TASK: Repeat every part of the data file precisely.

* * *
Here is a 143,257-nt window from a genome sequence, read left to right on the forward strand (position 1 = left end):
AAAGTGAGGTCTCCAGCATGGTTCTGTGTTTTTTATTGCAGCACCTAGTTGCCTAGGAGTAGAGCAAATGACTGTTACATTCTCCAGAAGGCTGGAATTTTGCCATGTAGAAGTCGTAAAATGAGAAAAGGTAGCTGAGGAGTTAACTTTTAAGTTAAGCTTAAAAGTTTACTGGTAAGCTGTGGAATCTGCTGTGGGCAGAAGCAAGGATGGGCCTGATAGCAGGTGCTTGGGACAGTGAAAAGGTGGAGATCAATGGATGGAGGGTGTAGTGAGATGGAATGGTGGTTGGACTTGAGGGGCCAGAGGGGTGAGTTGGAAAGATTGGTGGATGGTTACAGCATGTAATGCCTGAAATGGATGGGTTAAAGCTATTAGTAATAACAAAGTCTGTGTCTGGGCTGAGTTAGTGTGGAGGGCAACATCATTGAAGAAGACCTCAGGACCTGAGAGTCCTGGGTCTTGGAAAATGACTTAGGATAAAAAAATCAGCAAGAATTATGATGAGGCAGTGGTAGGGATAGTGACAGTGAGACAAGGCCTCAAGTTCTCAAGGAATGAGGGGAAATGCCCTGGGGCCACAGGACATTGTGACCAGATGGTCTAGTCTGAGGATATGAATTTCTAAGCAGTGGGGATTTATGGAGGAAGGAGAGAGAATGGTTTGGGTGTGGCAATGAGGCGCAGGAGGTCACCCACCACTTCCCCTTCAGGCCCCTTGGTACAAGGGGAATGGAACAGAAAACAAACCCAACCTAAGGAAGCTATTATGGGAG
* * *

Here is a 143,257-nt window from a genome sequence, read left to right on the forward strand (position 1 = left end):
AAAGTGAGGTCTCCAGCATGGTTCTGTGTTTTTTATTGCAGCACCTAGTTGCCTAGGAGTAGAGCAAATGACTGTTACATTCTCCAGAAGGCTGGAATTTTGCCATGTAGAAGTCGTAAAATGAGAAAAGGTAGCTGAGGAGTTAACTTTTAAGTTAAGCTTAAAAGTTTACTGGTAAGCTGTGGAATCTGCTGTGGGCAGAAGCAAGGATGGGCCTGATAGCAGGTGCTTGGGACAGTGAAAAGGTGGAGATCAATGGATGGAGGGTGTAGTGAGATGGAATGGTGGTTGGACTTGAGGGGCCAGAGGGGTGAGTTGGAAAGATTGGTGGATGGTTACAGCATGTAATGCCTGAAATGGATGGGTTAAAGCTATTAGTAATAACAAAGTCTGTGTCTGGGCTGAGTTAGTGTGGAGGGCAACATCATTGAAGAAGACCTCAGGACCTGAGAGTCCTGGGTCTTGGAAAATGACTTAGGATAAAAAAATCAGCAAGAATTATGATGAGGCAGTGGTAGGGATAGTGACAGTGAGACAAGGCCTCAAGTTCTCAAGGAATGAGGGGAAATGCCCTGGGGCCACAGGACATTGTGACCAGATGGTCTAGTCTGAGGATATGAATTTCTAAGCAGTGGGGATTTATGGAGGAAGGAGAGAGAATGGTTTGGGTGTGGCAATGAGGCGCAGGAGGTCACCCACCACTTCCCCTTCAGGCCCCTTGGTACAAGGGGAATGGAACAGAAAACAAACCCAACCTAAGGAAGCTATTATGGGAG